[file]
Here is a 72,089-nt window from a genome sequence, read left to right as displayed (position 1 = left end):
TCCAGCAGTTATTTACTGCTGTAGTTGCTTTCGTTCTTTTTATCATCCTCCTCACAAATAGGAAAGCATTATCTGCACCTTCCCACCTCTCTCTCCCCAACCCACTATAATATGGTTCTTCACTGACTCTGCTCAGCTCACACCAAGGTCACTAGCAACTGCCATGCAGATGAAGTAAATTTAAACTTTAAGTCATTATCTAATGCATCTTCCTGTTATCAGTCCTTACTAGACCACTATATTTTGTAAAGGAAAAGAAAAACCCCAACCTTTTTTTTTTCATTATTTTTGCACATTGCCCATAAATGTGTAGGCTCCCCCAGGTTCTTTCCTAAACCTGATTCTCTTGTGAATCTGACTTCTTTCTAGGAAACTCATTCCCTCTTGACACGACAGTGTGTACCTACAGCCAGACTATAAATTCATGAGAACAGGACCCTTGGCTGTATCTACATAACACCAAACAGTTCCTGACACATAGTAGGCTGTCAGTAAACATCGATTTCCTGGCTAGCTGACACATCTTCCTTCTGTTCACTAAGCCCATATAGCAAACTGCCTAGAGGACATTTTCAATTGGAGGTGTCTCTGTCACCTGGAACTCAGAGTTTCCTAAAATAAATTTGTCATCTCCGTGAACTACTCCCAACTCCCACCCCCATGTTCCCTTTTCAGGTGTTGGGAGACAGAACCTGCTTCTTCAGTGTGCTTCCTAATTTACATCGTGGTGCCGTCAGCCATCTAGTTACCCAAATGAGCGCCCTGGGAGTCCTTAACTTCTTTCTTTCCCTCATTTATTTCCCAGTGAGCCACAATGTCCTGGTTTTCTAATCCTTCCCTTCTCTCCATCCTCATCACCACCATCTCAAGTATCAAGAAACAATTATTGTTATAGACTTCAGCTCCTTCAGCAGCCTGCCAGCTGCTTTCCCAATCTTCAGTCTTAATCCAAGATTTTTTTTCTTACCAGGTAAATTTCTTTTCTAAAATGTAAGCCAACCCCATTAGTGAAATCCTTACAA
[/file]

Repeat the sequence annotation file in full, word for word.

Here is a 72,089-nt window from a genome sequence, read left to right as displayed (position 1 = left end):
TCCAGCAGTTATTTACTGCTGTAGTTGCTTTCGTTCTTTTTATCATCCTCCTCACAAATAGGAAAGCATTATCTGCACCTTCCCACCTCTCTCTCCCCAACCCACTATAATATGGTTCTTCACTGACTCTGCTCAGCTCACACCAAGGTCACTAGCAACTGCCATGCAGATGAAGTAAATTTAAACTTTAAGTCATTATCTAATGCATCTTCCTGTTATCAGTCCTTACTAGACCACTATATTTTGTAAAGGAAAAGAAAAACCCCAACCTTTTTTTTTTCATTATTTTTGCACATTGCCCATAAATGTGTAGGCTCCCCCAGGTTCTTTCCTAAACCTGATTCTCTTGTGAATCTGACTTCTTTCTAGGAAACTCATTCCCTCTTGACACGACAGTGTGTACCTACAGCCAGACTATAAATTCATGAGAACAGGACCCTTGGCTGTATCTACATAACACCAAACAGTTCCTGACACATAGTAGGCTGTCAGTAAACATCGATTTCCTGGCTAGCTGACACATCTTCCTTCTGTTCACTAAGCCCATATAGCAAACTGCCTAGAGGACATTTTCAATTGGAGGTGTCTCTGTCACCTGGAACTCAGAGTTTCCTAAAATAAATTTGTCATCTCCGTGAACTACTCCCAACTCCCACCCCCATGTTCCCTTTTCAGGTGTTGGGAGACAGAACCTGCTTCTTCAGTGTGCTTCCTAATTTACATCGTGGTGCCGTCAGCCATCTAGTTACCCAAATGAGCGCCCTGGGAGTCCTTAACTTCTTTCTTTCCCTCATTTATTTCCCAGTGAGCCACAATGTCCTGGTTTTCTAATCCTTCCCTTCTCTCCATCCTCATCACCACCATCTCAAGTATCAAGAAACAATTATTGTTATAGACTTCAGCTCCTTCAGCAGCCTGCCAGCTGCTTTCCCAATCTTCAGTCTTAATCCAAGATTTTTTTTCTTACCAGGTAAATTTCTTTTCTAAAATGTAAGCCAACCCCATTAGTGAAATCCTTACAA